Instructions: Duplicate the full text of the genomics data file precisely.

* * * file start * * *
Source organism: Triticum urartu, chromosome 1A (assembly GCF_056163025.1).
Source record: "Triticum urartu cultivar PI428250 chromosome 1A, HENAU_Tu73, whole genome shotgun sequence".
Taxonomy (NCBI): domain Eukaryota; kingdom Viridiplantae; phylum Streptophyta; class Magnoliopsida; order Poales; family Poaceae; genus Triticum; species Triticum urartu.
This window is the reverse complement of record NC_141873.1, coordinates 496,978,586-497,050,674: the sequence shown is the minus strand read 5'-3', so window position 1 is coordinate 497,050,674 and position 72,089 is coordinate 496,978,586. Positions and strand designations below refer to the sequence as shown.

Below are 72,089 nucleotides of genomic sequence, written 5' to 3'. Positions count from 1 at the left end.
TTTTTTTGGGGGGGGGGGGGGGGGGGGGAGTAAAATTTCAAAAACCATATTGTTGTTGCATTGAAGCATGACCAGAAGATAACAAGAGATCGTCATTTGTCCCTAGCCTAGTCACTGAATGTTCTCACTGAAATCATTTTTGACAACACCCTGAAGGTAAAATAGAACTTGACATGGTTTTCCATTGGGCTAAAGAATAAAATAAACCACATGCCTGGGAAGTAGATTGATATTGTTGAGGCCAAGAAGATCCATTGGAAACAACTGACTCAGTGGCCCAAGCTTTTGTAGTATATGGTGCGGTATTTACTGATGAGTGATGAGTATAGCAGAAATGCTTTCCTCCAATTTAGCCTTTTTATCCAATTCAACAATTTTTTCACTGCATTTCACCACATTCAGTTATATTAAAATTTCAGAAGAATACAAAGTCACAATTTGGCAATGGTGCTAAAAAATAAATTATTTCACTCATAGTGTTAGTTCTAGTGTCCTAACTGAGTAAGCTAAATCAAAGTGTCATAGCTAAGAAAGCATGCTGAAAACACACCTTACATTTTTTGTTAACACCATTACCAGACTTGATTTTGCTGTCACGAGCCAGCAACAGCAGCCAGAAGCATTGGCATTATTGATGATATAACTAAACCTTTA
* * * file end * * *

Source organism: Triticum urartu, chromosome 1A (assembly GCF_056163025.1).
Source record: "Triticum urartu cultivar PI428250 chromosome 1A, HENAU_Tu73, whole genome shotgun sequence".
Taxonomy (NCBI): domain Eukaryota; kingdom Viridiplantae; phylum Streptophyta; class Magnoliopsida; order Poales; family Poaceae; genus Triticum; species Triticum urartu.
This window is the reverse complement of record NC_141873.1, coordinates 496,978,586-497,050,674: the sequence shown is the minus strand read 5'-3', so window position 1 is coordinate 497,050,674 and position 72,089 is coordinate 496,978,586. Positions and strand designations below refer to the sequence as shown.

Below are 72,089 nucleotides of genomic sequence, written 5' to 3'. Positions count from 1 at the left end.
TTTTTTTGGGGGGGGGGGGGGGGGGGGGAGTAAAATTTCAAAAACCATATTGTTGTTGCATTGAAGCATGACCAGAAGATAACAAGAGATCGTCATTTGTCCCTAGCCTAGTCACTGAATGTTCTCACTGAAATCATTTTTGACAACACCCTGAAGGTAAAATAGAACTTGACATGGTTTTCCATTGGGCTAAAGAATAAAATAAACCACATGCCTGGGAAGTAGATTGATATTGTTGAGGCCAAGAAGATCCATTGGAAACAACTGACTCAGTGGCCCAAGCTTTTGTAGTATATGGTGCGGTATTTACTGATGAGTGATGAGTATAGCAGAAATGCTTTCCTCCAATTTAGCCTTTTTATCCAATTCAACAATTTTTTCACTGCATTTCACCACATTCAGTTATATTAAAATTTCAGAAGAATACAAAGTCACAATTTGGCAATGGTGCTAAAAAATAAATTATTTCACTCATAGTGTTAGTTCTAGTGTCCTAACTGAGTAAGCTAAATCAAAGTGTCATAGCTAAGAAAGCATGCTGAAAACACACCTTACATTTTTTGTTAACACCATTACCAGACTTGATTTTGCTGTCACGAGCCAGCAACAGCAGCCAGAAGCATTGGCATTATTGATGATATAACTAAACCTTTA